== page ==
In the face of an increasing number of studies estimating the effects of noise pollution, we need to begin to view noise as a criterion in the design of cargo handling equipment.

Ambient noise level is measured in decibels (dB) above a reference pressure. Measurement is normally by frequency weighting filter, the most common being the A-weighting scale, in which results are denoted dB(A). The other extreme – total silence – can be equally disturbing. We are not used to that, either. Fortunately we rarely find ourselves in a place entirely devoid of sound. In theory, silence equates to 0 dB(A); in practice, the human ear considers levels up to 30…40 dB(A) as total silence. The upper end of the scale, 93…97 dB(A), might include aircraft taking off. The noise level at a container terminal typically starts from 70 dB(A). It is worth noting that the dB(A) scale is logarithmic; this means we can already detect a reduction of even a few dB(A).

Noise measurement

Noise is usually measured by the noise meter giving a value under various operating conditions; the overall average value can then be calculated using the operations profile. Together with peak values, this gives a point of comparison among the various machines or systems used. Another, more specific, means of identification is to use a ‘noise camera’. These ‘pictures’ reveal the exact sources and levels of noise emitted by machines, and thus create a firm basis for potential corrective action to reduce noise level (see image).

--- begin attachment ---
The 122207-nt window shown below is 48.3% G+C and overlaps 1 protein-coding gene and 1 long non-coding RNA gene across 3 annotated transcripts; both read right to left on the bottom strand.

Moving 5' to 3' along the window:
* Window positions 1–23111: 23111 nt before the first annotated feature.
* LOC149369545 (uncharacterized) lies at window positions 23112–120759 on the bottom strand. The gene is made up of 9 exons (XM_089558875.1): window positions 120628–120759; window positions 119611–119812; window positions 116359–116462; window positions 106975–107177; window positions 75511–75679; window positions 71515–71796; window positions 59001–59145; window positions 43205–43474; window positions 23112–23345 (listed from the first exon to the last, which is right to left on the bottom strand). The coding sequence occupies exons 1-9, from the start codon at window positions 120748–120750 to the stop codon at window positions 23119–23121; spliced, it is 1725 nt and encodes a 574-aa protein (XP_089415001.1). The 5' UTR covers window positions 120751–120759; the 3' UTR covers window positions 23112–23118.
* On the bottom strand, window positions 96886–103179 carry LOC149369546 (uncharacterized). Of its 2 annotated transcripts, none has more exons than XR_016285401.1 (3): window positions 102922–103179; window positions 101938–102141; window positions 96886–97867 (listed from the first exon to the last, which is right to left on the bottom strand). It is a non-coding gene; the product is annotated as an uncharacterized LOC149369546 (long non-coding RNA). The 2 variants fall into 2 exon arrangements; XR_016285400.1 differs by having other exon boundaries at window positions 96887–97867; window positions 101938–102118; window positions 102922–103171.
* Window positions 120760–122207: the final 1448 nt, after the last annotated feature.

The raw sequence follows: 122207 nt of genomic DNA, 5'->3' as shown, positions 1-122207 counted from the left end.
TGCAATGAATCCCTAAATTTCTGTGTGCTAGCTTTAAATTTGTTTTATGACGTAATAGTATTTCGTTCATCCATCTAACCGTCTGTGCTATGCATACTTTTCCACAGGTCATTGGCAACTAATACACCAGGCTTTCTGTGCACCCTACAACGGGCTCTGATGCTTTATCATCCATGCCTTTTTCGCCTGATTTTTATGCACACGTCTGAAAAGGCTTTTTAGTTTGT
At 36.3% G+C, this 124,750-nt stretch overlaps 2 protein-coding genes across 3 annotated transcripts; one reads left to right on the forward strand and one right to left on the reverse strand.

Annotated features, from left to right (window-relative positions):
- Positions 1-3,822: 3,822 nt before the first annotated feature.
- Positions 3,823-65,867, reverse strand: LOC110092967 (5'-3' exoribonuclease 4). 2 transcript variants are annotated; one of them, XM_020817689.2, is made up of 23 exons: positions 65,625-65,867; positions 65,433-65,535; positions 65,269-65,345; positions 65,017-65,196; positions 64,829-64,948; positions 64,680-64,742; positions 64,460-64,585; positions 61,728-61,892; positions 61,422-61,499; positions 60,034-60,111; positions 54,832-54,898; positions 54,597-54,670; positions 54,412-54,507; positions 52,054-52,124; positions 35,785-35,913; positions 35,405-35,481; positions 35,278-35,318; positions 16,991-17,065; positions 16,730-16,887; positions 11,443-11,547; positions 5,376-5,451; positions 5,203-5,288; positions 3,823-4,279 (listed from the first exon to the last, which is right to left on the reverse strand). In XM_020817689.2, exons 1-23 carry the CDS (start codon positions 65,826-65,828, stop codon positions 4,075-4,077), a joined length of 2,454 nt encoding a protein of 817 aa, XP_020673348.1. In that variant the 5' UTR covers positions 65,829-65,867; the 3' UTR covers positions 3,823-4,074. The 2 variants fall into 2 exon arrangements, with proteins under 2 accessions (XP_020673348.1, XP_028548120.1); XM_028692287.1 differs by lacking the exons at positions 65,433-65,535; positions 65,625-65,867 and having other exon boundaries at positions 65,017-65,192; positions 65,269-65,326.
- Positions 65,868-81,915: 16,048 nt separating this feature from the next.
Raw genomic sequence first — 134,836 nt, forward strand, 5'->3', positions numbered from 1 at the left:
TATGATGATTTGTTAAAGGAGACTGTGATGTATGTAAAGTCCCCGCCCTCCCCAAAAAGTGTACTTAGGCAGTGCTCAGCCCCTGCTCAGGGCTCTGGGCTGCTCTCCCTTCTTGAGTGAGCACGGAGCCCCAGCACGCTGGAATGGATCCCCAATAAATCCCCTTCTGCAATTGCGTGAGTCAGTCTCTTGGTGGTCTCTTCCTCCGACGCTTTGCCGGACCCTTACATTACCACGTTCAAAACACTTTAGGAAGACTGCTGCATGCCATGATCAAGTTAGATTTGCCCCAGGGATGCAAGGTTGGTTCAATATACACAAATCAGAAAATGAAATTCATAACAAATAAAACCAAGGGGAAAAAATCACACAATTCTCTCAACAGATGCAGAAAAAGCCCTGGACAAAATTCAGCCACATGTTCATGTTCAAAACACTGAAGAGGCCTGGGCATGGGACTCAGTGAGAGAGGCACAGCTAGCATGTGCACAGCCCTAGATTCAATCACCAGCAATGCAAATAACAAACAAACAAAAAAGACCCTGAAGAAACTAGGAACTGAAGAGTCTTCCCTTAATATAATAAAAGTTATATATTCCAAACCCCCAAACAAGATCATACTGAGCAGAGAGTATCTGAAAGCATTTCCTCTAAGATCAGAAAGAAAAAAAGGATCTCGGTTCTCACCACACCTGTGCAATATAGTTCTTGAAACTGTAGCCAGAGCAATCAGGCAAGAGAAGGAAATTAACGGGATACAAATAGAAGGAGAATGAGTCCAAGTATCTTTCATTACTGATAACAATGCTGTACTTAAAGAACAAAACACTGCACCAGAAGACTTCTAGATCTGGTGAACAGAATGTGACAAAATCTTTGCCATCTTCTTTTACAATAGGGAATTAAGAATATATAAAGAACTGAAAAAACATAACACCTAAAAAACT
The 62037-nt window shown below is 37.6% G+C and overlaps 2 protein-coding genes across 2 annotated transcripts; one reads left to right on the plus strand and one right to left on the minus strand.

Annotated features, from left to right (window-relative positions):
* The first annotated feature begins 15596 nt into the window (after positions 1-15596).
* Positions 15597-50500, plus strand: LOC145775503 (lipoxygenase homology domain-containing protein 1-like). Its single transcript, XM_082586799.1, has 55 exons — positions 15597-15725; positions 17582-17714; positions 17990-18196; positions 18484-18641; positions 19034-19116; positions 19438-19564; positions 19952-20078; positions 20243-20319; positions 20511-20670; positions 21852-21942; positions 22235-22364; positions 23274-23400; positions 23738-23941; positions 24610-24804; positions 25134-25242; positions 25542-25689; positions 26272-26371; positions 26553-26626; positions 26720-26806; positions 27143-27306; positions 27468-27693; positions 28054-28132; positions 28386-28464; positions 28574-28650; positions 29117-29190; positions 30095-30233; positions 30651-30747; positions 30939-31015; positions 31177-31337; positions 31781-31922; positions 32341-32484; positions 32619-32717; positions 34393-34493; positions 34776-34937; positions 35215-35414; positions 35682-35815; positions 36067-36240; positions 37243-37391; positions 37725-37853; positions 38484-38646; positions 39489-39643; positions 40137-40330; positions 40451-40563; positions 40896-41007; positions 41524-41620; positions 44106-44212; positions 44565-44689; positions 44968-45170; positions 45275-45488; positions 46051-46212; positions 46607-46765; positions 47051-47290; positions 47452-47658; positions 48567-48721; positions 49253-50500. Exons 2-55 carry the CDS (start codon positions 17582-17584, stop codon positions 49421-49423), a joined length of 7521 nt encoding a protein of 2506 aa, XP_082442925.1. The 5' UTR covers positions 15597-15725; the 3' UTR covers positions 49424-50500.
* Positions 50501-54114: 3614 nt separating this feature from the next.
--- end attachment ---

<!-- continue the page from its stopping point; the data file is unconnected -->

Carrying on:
voice of noise 2

How do we reduce noise pollution?

Once noise sources have been identified, the work can start. Continuous noises or the overall noise level need to be damped using various means, such as:

  • Elastic damping material or plates where needed
  • Additional absorption material around noise sources
  • Tightening of all loose items, clamps, handrails, etc.
  • Tightening of all hose and cable lead-in to stop noise leakages
  • Improved insulation of various machinery spaces
  • Exhaust silencer cover made from damping material
  • Even partial covering of open noise sources to steer noise in the desired direction
  • Rubber support between materials, such as gratings and frames
  • Selection of sliding surface materials to include noise damping properties

Sudden sharp noises can be reduced by changes in the way a machine operates. For example, ‘soft landing’ features can be programmed into a machine lowering containers. Instead of a full-speed sudden stop, the machine slows down at the last moment, both reducing noise and sudden deceleration that could damage the cargo.

Silent terminal… or whispering giants

The noise pollution challenge for terminals is that many are now surrounded by heavily populated housing or industrial areas. Pressure builds to limit operating hours or use other means to bring down the level of noise.

Environmental pressure towards zero emission machinery indicates – and recent development confirms – that fully electric equipment and terminals are within reach. For several equipment types a full electrical version is gaining market share. Over the next decade we will see the first fully electric terminals, and this will also have a major impact on noise pollution.

Over the next decade we will see the first fully electric terminals, and this will also have a major impact on noise pollution.

The feeling will be much the same as with hybrid cars using batteries, or when walking along Chinese roads full of electric scooters. The only noise will come from the airflow around the vehicle, and possibly from the whirl of the electric engine. For people, this might be dangerous where there are machines on the move, with one of the two main senses for recognising danger rendered ineffective. Whispering giants, such as ASCs and RTGs, together with an electric horizontal transport system, will reduce noise pollution in terminals to the absolute minimum.